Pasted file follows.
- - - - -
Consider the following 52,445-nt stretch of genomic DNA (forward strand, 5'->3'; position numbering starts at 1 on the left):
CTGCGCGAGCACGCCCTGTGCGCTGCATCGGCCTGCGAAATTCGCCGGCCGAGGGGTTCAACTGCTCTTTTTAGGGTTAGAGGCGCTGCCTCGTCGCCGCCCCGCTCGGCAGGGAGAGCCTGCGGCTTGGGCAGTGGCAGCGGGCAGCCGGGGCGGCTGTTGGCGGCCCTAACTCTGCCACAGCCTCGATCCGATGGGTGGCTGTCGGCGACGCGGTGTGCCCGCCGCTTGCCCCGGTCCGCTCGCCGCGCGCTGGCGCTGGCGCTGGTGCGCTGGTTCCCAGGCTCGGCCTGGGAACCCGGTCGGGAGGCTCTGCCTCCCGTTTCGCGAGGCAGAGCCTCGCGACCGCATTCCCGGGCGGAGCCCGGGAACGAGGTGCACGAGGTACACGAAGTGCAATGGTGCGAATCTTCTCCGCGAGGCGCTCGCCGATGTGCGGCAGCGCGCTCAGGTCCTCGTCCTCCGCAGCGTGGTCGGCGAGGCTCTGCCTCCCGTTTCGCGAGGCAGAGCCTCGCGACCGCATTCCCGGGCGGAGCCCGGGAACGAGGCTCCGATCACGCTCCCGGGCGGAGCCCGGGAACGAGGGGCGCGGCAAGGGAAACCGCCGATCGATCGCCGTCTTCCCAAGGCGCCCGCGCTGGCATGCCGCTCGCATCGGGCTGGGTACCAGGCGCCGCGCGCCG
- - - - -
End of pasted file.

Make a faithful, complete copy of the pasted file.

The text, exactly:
Consider the following 52,445-nt stretch of genomic DNA (forward strand, 5'->3'; position numbering starts at 1 on the left):
CTGCGCGAGCACGCCCTGTGCGCTGCATCGGCCTGCGAAATTCGCCGGCCGAGGGGTTCAACTGCTCTTTTTAGGGTTAGAGGCGCTGCCTCGTCGCCGCCCCGCTCGGCAGGGAGAGCCTGCGGCTTGGGCAGTGGCAGCGGGCAGCCGGGGCGGCTGTTGGCGGCCCTAACTCTGCCACAGCCTCGATCCGATGGGTGGCTGTCGGCGACGCGGTGTGCCCGCCGCTTGCCCCGGTCCGCTCGCCGCGCGCTGGCGCTGGCGCTGGTGCGCTGGTTCCCAGGCTCGGCCTGGGAACCCGGTCGGGAGGCTCTGCCTCCCGTTTCGCGAGGCAGAGCCTCGCGACCGCATTCCCGGGCGGAGCCCGGGAACGAGGTGCACGAGGTACACGAAGTGCAATGGTGCGAATCTTCTCCGCGAGGCGCTCGCCGATGTGCGGCAGCGCGCTCAGGTCCTCGTCCTCCGCAGCGTGGTCGGCGAGGCTCTGCCTCCCGTTTCGCGAGGCAGAGCCTCGCGACCGCATTCCCGGGCGGAGCCCGGGAACGAGGCTCCGATCACGCTCCCGGGCGGAGCCCGGGAACGAGGGGCGCGGCAAGGGAAACCGCCGATCGATCGCCGTCTTCCCAAGGCGCCCGCGCTGGCATGCCGCTCGCATCGGGCTGGGTACCAGGCGCCGCGCGCCG